The MedAustron project: an example of large-scale technology transfer

In January this year, CERN’s Director-General Rolf Heuer handed over the first ion source to the MedAustron therapy centre in the town of Wiener Neustadt in the presence of the Austrian authorities. This milestone marks the beginning of the transition from the development and design phase to the commissioning of the new facility.


Handover of the ion source to MedAustron on 11 January, 2013. From left to right: Michael Benedikt (Project Leader MedAustron at CERN), Karlheinz Töchterle (Austrian Federal Minister of Science and Research), Erwin Pröll (Governor of Lower Austria), Rolf Heuer (Director-General CERN), Klaus Schneeberger (Lower Austrian State Parliament, Head of EBG MedAustron Council).

The goal of the MedAustron project is the construction of an ion-therapy and research centre, based on a synchrotron accelerator complex, in Austria (for more about the technical part of the MedAustron project, click here). “MedAustron will be the first large-scale accelerator facility in Austria and for its realisation agreements have been set-up between the province of Lower Austria, the construction company EBG MedAustron and CERN,” says Michael Benedikt, the MedAustron project leader. Erwin Pröll, Governor of Lower Austria, continues: “MedAustron is a key project for establishing Lower Austria on an international level as a research and high-tech-medicine region. More than 1,000 patients per year will receive treatment at MedAustron in the future. The impressive progress of the project would not have been possible without the substantial support of CERN.”

The design of the MedAustron accelerator complex is based on the CERN Proton Ion Medical Machine Study (PIMMS) and its further development and technical implementation by the Italian CNAO foundation. Since such a facility is anything but a standard solution, Lower Austria and EBG MedAustron requested CERN's involvement in the realisation of the Austrian project. For a period of four years now, CERN staff have helped to build up a team of engineers and technicians employed by EBG MedAustron, and have trained them at CERN. Together, they designed the particle accelerator and built and procured its components, in some cases also relying on the expertise and technical design of CNAO. Substantial help was also provided by PSI, in particular for the gantry and beam delivery design. “The CERN-MedAustron collaboration is a perfect example of technology transfer from fundamental research to a practical application in a Member State,” said Rolf Heuer.

One of the main goals for 2012 was the operation of a test stand at CERN, designed to qualify the pre-injector. The test stand was operated in the ISR hall 184 and achieved the nominal perfomance in December 2012. “Today, the main common goals, i.e. the development and construction of the accelerator components and the training of MedAustron personnel, have been successfully achieved, allowing the timely start of accelerator installation in Austria,” says Michael Benedikt. “This set-up has given EBG MedAustron trainees the unique opportunity to acquire CERN’s know-how in the diverse fields of accelerator design, construction and operation.”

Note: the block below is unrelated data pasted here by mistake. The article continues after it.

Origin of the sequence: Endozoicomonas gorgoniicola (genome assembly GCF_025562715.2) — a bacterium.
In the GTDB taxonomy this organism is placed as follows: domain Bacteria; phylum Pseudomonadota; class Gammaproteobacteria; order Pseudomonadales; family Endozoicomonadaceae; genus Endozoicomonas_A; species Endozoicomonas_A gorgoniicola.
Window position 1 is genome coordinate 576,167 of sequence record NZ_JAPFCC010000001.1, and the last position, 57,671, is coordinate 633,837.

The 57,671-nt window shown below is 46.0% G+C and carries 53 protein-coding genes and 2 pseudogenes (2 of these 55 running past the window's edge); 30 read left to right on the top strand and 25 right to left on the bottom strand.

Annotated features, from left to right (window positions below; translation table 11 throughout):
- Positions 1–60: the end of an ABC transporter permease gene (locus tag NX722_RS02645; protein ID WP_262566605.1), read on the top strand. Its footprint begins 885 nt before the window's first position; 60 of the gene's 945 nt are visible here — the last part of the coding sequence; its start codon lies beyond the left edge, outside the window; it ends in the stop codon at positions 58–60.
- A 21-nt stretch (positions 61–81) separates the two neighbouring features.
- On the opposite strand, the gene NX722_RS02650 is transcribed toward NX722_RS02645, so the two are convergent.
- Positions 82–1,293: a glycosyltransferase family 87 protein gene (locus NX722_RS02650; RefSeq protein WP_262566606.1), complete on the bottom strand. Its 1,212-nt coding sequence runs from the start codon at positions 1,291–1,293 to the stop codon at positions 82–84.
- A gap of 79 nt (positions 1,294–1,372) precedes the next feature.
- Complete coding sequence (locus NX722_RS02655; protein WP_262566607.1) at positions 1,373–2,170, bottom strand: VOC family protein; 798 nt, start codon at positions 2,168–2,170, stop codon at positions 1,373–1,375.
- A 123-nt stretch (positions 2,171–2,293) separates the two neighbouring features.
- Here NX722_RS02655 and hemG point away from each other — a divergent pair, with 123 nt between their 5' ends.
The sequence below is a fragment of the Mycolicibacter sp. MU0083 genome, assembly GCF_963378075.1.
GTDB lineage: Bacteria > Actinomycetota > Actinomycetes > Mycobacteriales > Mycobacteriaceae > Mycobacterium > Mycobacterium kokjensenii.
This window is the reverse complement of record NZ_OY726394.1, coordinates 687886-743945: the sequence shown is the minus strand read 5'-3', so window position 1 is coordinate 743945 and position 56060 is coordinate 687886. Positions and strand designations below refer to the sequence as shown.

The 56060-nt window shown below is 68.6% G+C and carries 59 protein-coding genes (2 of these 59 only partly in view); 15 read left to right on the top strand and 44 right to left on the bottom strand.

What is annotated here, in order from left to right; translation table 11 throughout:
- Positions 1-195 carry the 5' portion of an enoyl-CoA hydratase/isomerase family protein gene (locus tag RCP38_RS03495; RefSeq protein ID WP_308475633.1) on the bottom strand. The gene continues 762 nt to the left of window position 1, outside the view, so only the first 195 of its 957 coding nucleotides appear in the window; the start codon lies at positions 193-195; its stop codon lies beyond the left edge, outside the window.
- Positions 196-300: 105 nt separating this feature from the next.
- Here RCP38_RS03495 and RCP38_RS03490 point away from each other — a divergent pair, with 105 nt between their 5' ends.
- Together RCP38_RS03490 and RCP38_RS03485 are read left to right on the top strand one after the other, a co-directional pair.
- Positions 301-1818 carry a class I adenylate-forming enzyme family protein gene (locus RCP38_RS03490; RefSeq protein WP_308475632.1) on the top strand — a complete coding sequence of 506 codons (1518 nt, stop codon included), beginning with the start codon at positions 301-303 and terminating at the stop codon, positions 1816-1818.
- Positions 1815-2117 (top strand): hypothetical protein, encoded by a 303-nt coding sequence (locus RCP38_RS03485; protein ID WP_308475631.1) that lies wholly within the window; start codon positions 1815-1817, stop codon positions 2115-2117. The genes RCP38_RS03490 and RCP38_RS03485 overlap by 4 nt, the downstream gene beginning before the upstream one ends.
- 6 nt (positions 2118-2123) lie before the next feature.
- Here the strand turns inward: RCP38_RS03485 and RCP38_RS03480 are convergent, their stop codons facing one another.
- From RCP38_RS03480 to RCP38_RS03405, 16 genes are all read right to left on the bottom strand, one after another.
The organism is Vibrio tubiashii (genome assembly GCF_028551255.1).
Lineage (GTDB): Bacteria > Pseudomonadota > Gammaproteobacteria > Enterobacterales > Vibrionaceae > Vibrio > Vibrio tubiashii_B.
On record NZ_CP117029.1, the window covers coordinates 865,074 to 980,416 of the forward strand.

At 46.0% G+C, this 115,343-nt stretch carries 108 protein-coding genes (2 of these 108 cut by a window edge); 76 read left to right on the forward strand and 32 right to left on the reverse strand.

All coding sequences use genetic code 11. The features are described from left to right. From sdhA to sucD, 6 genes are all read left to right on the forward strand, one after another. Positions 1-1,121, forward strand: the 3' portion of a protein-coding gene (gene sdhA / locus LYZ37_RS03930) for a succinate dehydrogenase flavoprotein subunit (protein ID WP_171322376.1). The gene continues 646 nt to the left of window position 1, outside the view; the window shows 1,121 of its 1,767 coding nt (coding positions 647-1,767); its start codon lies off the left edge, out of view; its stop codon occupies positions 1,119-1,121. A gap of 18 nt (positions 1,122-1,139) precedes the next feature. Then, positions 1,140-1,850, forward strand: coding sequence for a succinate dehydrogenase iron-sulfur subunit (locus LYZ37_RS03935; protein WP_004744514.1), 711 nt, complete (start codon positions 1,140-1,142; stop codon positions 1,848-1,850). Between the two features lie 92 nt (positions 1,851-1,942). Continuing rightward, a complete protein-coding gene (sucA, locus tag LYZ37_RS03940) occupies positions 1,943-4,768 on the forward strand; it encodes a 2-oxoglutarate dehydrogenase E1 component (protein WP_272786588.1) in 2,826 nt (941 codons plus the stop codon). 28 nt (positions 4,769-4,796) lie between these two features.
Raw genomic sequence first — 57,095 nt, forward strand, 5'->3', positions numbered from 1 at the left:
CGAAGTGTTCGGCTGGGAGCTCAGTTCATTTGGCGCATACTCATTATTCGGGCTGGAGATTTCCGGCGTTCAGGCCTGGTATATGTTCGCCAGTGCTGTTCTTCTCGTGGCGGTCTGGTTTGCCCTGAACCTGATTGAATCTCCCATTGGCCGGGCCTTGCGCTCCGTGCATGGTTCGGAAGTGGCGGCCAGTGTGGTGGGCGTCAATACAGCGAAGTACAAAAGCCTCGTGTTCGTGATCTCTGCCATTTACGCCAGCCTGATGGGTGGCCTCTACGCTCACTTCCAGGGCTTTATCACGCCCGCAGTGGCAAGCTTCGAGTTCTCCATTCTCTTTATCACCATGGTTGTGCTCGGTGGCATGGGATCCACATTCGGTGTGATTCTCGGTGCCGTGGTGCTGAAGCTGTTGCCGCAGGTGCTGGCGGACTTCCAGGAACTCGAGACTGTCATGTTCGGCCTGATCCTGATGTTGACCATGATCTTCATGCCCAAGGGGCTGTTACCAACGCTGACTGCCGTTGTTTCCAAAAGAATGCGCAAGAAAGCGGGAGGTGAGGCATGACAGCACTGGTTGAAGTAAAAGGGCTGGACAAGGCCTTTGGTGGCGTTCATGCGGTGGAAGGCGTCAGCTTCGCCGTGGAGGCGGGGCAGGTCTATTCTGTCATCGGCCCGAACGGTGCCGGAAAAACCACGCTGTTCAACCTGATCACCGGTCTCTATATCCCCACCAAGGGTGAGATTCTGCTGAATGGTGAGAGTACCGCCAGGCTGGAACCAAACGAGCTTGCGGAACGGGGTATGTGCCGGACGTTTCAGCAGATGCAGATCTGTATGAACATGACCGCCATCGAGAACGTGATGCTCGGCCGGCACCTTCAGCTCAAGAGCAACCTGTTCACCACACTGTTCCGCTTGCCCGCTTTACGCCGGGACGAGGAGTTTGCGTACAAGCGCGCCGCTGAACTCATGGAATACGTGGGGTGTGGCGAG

MedAustron injector test stand at CERN in building 184.

The work carried out in the framework of the MedAustron project also created synergies with other CERN projects: the MedAustron vacuum control system, entirely built from off-the-shelf components, has been successfully used in the Linac4 test set-up; a novel synchrotron radiofrequency system jointly developed for the MedAustron project and the CERN PS Booster will find its first application in the MedAustron synchrotron; the power converter control uses the top-notch technology of CERN’s accelerators. There is a little bit of the LHC experiments in the accelerator, too: the accelerator control system and several of its core components are derived from technologies used in the CMS experiment.

The MedAustron building in Wiener Neustadt was completed in autumn 2012 and, with the completion of the accelerator component production, the focus of activities will shift to installation and commissioning in Wiener Neustadt in the course of 2013. This will mark the successful completion of large-scale knowledge transfer from CERN to MedAustron and Austria and from fundamental research to medical application.

“The future operation of MedAustron as a research facility will further strengthen the links that have been created with this project between Austria and CERN,” underlined Karlheinz Töchterle, Austrian Federal Minister of Science and Research.

by Antonella Del Rosso & Michael Benedikt